Many adults with mental health issues are unwilling to be honest about their actions, inactions, and past actions around health. They have some good reasons, because as much as providers want to be a judgment-free zone, that doesn’t always happen. Biases exist in healthcare. The providers that admit this often try their best to be aware of their own biases and eradicate them. It doesn’t always work.
Why would you still want to be honest about what and who you are?
Because not doing so could endanger you or increase your pain and suffering. Build assertiveness and health literacy skills so that you can address reactions that you get. You have a right to be treated with respect and compassion. You can find another provider. But if you seek care while concealing facts about your health, you should be aware that you may be concealing essential information that could come back to harm you.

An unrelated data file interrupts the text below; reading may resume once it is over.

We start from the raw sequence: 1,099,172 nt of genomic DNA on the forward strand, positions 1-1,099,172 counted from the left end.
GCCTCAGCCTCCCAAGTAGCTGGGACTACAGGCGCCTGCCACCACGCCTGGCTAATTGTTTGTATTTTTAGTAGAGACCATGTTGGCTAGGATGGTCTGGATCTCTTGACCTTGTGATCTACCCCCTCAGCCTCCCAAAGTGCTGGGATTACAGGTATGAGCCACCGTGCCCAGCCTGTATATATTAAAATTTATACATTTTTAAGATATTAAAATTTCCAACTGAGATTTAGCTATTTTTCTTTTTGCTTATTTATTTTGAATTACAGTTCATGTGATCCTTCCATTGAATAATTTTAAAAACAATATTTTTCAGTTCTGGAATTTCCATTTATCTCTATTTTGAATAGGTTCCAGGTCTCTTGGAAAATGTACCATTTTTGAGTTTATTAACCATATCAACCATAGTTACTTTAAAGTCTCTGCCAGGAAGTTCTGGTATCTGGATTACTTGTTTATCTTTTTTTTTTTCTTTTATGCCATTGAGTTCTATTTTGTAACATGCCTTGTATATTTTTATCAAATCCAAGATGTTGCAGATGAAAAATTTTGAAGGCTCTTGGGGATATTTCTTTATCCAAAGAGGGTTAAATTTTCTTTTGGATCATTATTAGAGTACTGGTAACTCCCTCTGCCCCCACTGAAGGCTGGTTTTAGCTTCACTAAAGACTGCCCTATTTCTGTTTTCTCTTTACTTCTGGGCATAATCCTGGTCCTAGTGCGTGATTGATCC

Something as simple as stating that you use nutritional supplements, had an eating disorder in college, or as important as your use of a controlled substance. The wrong supplement taken with a medication for a serious condition could harm you as much as abusing a controlled substance.
This is not hyperbole. Your next nap could be in the ICU.
Doing so will affect your future care, because when that action is on your record it will flag you as a patient that has endangered themselves and placed a provider at potential malpractice liability. You have made yourself a big sign that could affect the willingness of providers to see you without this image on you.
Choose to be honest and assertive, and understand the full cost of concealing information.